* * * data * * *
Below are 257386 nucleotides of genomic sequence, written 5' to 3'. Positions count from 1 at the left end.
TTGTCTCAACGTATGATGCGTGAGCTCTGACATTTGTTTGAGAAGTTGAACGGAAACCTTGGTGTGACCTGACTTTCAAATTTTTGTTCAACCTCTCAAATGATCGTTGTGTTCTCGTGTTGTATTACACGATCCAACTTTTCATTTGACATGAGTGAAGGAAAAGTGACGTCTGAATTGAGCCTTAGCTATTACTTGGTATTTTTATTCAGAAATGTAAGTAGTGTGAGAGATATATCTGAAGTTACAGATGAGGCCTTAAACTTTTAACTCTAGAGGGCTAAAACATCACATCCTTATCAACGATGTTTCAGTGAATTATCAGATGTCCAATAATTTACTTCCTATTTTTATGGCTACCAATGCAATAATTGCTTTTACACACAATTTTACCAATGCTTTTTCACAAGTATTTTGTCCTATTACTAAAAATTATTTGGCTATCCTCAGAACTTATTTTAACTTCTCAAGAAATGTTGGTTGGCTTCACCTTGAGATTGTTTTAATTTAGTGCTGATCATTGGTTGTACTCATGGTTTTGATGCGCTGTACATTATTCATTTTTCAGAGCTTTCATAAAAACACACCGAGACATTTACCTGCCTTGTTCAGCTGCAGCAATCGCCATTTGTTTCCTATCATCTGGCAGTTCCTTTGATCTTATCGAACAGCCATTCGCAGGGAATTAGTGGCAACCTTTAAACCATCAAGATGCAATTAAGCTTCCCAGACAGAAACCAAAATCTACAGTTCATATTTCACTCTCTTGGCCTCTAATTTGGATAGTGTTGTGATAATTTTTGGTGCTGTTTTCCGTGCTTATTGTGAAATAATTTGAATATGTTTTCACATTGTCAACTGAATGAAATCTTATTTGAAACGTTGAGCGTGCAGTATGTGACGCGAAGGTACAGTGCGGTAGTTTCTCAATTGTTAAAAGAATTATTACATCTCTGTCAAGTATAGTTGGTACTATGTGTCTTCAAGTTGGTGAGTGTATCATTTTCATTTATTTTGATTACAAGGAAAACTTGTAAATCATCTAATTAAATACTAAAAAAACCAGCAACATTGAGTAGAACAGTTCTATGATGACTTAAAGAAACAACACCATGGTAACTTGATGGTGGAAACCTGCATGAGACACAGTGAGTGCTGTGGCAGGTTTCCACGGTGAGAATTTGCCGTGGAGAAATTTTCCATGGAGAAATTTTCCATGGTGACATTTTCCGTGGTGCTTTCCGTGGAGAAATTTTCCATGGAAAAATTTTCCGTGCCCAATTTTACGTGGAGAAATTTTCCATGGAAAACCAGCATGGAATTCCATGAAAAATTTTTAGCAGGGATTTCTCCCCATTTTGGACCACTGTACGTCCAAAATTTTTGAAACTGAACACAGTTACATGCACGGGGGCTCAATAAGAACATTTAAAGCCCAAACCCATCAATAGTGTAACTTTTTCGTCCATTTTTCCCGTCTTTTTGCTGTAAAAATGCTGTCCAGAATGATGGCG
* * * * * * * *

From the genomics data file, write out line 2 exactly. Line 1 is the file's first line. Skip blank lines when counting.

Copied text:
TTGTCTCAACGTATGATGCGTGAGCTCTGACATTTGTTTGAGAAGTTGAACGGAAACCTTGGTGTGACCTGACTTTCAAATTTTTGTTCAACCTCTCAAATGATCGTTGTGTTCTCGTGTTGTATTACACGATCCAACTTTTCATTTGACATGAGTGAAGGAAAAGTGACGTCTGAATTGAGCCTTAGCTATTACTTGGTATTTTTATTCAGAAATGTAAGTAGTGTGAGAGATATATCTGAAGTTACAGATGAGGCCTTAAACTTTTAACTCTAGAGGGCTAAAACATCACATCCTTATCAACGATGTTTCAGTGAATTATCAGATGTCCAATAATTTACTTCCTATTTTTATGGCTACCAATGCAATAATTGCTTTTACACACAATTTTACCAATGCTTTTTCACAAGTATTTTGTCCTATTACTAAAAATTATTTGGCTATCCTCAGAACTTATTTTAACTTCTCAAGAAATGTTGGTTGGCTTCACCTTGAGATTGTTTTAATTTAGTGCTGATCATTGGTTGTACTCATGGTTTTGATGCGCTGTACATTATTCATTTTTCAGAGCTTTCATAAAAACACACCGAGACATTTACCTGCCTTGTTCAGCTGCAGCAATCGCCATTTGTTTCCTATCATCTGGCAGTTCCTTTGATCTTATCGAACAGCCATTCGCAGGGAATTAGTGGCAACCTTTAAACCATCAAGATGCAATTAAGCTTCCCAGACAGAAACCAAAATCTACAGTTCATATTTCACTCTCTTGGCCTCTAATTTGGATAGTGTTGTGATAATTTTTGGTGCTGTTTTCCGTGCTTATTGTGAAATAATTTGAATATGTTTTCACATTGTCAACTGAATGAAATCTTATTTGAAACGTTGAGCGTGCAGTATGTGACGCGAAGGTACAGTGCGGTAGTTTCTCAATTGTTAAAAGAATTATTACATCTCTGTCAAGTATAGTTGGTACTATGTGTCTTCAAGTTGGTGAGTGTATCATTTTCATTTATTTTGATTACAAGGAAAACTTGTAAATCATCTAATTAAATACTAAAAAAACCAGCAACATTGAGTAGAACAGTTCTATGATGACTTAAAGAAACAACACCATGGTAACTTGATGGTGGAAACCTGCATGAGACACAGTGAGTGCTGTGGCAGGTTTCCACGGTGAGAATTTGCCGTGGAGAAATTTTCCATGGAGAAATTTTCCATGGTGACATTTTCCGTGGTGCTTTCCGTGGAGAAATTTTCCATGGAAAAATTTTCCGTGCCCAATTTTACGTGGAGAAATTTTCCATGGAAAACCAGCATGGAATTCCATGAAAAATTTTTAGCAGGGATTTCTCCCCATTTTGGACCACTGTACGTCCAAAATTTTTGAAACTGAACACAGTTACATGCACGGGGGCTCAATAAGAACATTTAAAGCCCAAACCCATCAATAGTGTAACTTTTTCGTCCATTTTTCCCGTCTTTTTGCTGTAAAAATGCTGTCCAGAATGATGGCG